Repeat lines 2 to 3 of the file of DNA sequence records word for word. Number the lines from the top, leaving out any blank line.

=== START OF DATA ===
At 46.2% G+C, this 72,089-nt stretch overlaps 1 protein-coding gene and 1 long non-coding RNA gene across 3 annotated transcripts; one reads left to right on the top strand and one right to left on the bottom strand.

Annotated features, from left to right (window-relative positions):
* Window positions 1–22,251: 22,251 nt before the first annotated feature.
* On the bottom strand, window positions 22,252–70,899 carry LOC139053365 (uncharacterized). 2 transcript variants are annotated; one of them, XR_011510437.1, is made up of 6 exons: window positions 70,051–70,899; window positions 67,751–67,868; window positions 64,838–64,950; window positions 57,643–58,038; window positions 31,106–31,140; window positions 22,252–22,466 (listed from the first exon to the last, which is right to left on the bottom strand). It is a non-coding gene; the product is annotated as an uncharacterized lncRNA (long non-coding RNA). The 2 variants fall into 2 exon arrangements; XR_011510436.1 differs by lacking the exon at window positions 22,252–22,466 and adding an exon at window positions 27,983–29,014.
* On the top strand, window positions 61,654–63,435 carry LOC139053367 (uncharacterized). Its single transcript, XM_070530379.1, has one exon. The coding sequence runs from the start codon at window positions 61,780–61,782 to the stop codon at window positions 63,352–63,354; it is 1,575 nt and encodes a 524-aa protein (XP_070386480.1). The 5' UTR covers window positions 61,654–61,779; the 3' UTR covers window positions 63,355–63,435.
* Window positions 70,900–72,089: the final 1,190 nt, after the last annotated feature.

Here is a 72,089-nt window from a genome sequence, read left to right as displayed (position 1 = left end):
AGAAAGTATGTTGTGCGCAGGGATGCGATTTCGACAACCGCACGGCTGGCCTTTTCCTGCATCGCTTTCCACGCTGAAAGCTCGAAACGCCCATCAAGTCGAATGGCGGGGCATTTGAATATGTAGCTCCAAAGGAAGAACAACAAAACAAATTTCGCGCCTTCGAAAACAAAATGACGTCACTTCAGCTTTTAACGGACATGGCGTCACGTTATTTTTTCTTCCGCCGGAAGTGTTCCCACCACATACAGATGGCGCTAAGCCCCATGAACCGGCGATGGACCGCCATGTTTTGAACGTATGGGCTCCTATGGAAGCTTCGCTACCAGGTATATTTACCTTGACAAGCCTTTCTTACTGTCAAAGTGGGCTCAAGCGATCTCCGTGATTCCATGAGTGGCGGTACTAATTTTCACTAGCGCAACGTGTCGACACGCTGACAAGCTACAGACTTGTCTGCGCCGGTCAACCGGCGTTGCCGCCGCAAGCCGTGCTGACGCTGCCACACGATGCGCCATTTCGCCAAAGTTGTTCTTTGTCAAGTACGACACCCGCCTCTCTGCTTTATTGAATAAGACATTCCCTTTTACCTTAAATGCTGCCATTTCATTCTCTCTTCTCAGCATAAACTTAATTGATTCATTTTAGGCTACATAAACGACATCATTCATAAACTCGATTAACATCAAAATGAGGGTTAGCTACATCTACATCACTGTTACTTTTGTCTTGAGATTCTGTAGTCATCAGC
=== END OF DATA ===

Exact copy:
Annotated features, from left to right (window-relative positions):
* Window positions 1–22,251: 22,251 nt before the first annotated feature.